NDAs: 6th Cir. Says No Breach in Parent’s Use of Confidential Information
Non-disclosure agreements often distinguish between the parties with whom information may be shared and those parties who are bound by the agreement. A recent Weil blog highlights a 6th Circuit case that addresses the consequences of that distinction and the perils of entering into an NDA with an intermediary.
Knight Capital Partners v. Henkel AG, (6th Cir.; 7/19) involved an expired NDA entered into between Henkel, a subsidiary of Henkel AG, and Knight Capital Partners, or KCP, an intermediary who hoped to establish a distribution arrangement for a novel cleaning product. After the NDA lapsed without a deal, KCP filed a lawsuit allegations that Henkel AG breached the NDA by using confidential information acquired under it to develop a new product. The trial court rejected those contentions, and the 6th Circuit affirmed. This excerpt from the blog summarizes the Court’s reasoning:
The Sixth Circuit affirmed the trial court’s judgement. While Henkel Parent Co. was clearly an “affiliate” of a “Party” to the NDA (i.e., “any individual, corporation or other business entity, which directly or indirectly, controls a Party, is controlled by a Party, or is under common control with a Party”), and therefore entitled to receive the confidential information as a defined “Receiving Party” under the NDA, Henkel Parent Co. was not actually bound by and liable for breaches of the NDA as a contracting Party, only Henkel US was. In other words, only Henkel US was responsible for alleged breaches of the NDA, whether they were the result its own actions or those of Henkel Parent Co., its parent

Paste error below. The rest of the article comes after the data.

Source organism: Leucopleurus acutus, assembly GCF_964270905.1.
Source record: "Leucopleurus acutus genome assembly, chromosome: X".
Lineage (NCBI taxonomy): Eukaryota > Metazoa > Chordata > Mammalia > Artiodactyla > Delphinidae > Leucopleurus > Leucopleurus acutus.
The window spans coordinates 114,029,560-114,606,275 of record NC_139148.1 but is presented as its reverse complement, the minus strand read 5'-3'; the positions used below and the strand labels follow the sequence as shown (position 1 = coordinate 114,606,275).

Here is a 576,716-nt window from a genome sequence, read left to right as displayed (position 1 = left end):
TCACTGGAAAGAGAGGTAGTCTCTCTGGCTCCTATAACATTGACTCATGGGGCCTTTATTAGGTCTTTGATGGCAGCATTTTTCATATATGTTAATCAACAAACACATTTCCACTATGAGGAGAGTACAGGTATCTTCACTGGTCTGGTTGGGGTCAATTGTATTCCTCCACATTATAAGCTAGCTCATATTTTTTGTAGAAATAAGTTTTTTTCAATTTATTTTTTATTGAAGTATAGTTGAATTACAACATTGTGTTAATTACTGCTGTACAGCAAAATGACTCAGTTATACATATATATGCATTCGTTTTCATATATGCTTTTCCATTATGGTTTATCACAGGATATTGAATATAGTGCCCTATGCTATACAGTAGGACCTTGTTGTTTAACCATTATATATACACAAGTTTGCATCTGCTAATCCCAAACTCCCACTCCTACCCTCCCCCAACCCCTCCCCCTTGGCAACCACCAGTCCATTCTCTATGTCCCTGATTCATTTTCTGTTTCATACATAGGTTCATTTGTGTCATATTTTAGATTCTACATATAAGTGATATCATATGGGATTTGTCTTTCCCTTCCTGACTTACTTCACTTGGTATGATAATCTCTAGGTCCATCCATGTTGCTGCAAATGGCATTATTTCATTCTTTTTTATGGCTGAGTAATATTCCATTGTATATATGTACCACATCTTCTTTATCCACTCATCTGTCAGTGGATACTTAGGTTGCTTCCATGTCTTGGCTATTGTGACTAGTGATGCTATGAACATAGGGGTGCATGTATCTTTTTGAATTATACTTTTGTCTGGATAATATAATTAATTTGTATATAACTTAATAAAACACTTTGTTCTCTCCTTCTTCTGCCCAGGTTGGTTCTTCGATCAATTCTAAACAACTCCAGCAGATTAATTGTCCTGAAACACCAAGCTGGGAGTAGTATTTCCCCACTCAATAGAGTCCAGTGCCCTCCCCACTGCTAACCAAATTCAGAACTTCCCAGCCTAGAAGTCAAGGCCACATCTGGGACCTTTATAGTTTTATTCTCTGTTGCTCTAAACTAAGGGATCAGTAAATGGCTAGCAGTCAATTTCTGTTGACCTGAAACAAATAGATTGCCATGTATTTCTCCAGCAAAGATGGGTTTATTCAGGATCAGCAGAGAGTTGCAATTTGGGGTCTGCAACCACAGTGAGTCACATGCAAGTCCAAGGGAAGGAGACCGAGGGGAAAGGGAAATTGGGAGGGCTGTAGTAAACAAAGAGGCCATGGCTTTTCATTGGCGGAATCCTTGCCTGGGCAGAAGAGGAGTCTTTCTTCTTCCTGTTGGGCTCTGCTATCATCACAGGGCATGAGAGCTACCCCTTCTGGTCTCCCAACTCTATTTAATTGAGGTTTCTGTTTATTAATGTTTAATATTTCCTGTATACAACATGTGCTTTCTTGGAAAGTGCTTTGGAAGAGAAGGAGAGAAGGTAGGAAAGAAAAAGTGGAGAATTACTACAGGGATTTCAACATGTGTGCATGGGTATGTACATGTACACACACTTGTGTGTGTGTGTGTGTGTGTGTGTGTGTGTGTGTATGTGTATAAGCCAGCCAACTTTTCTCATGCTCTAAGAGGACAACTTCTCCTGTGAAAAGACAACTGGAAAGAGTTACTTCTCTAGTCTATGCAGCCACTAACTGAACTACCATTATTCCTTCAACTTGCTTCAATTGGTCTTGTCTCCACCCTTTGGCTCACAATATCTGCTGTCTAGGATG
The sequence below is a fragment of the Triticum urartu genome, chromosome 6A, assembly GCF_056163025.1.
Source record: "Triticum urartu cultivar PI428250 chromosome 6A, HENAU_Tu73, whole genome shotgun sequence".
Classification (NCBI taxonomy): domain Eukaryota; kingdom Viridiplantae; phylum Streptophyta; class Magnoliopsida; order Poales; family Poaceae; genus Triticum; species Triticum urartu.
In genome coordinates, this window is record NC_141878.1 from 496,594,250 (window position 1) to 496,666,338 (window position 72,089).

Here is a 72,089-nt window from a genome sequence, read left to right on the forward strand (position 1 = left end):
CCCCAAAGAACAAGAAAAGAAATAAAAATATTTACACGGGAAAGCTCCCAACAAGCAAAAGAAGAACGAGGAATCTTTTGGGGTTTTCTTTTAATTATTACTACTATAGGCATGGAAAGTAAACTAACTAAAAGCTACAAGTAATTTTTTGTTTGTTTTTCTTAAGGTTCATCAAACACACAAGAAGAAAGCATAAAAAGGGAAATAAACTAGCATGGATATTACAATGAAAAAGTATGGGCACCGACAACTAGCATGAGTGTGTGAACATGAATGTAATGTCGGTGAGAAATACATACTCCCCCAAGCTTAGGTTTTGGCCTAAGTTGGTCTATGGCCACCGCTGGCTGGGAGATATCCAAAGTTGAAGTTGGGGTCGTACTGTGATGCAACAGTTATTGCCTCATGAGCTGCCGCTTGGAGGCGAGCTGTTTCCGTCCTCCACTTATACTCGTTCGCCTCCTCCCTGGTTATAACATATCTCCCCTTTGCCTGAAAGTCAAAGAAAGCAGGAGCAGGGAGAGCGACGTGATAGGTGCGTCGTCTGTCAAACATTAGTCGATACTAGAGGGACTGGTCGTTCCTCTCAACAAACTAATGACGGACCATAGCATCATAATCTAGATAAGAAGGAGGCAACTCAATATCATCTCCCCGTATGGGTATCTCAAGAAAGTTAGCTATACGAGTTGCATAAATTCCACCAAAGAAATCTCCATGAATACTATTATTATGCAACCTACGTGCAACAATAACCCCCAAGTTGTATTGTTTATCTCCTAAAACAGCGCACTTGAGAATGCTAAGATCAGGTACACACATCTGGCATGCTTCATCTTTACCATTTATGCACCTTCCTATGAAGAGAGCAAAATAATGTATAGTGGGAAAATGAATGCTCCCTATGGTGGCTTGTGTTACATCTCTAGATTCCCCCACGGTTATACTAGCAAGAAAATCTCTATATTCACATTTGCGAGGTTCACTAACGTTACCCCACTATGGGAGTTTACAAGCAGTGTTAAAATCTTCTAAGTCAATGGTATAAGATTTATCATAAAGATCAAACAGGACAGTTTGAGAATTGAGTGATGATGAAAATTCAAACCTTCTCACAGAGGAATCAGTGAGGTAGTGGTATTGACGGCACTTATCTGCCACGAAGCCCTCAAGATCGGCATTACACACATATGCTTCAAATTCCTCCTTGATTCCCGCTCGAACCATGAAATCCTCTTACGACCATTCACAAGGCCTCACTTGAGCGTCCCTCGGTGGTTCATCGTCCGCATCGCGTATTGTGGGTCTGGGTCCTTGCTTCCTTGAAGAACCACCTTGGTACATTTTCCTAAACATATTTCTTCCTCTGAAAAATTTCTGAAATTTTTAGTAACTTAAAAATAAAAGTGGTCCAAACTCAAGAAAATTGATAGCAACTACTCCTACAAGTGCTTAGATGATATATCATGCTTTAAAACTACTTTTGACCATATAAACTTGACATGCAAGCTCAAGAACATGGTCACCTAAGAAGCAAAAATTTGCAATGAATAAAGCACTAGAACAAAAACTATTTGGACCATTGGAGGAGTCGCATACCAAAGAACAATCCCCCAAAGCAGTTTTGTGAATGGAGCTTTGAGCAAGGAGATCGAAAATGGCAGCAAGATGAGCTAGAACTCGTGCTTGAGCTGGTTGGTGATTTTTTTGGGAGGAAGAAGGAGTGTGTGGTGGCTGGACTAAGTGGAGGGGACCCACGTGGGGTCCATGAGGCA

The blog notes that this distinction between parties with whom information may be shared and those who are bound by the NDA is a very common approach in private equity settings. It’s also a widely used approach outside of the private equity context. Perhaps more importantly, the case highlights the perils of entering into an NDA with an intermediary:
Although summary judgment was ultimately obtained, this dispute was litigated for over three years because a middleperson with whom a potential counterparty had entered into an NDA apparently felt cut out of a deal that in fact was never consummated. That’s the potential nightmare that needs to be considered anytime these intermediary arrangements are contemplated. Getting the language right in the NDA is paramount, of course, but avoiding these situations unless absolutely necessary is even better.
–John Jenkins, DealLawyers.com August 2, 2019
Want to keep reading?
Great. Enter your email address and gain instant access to this article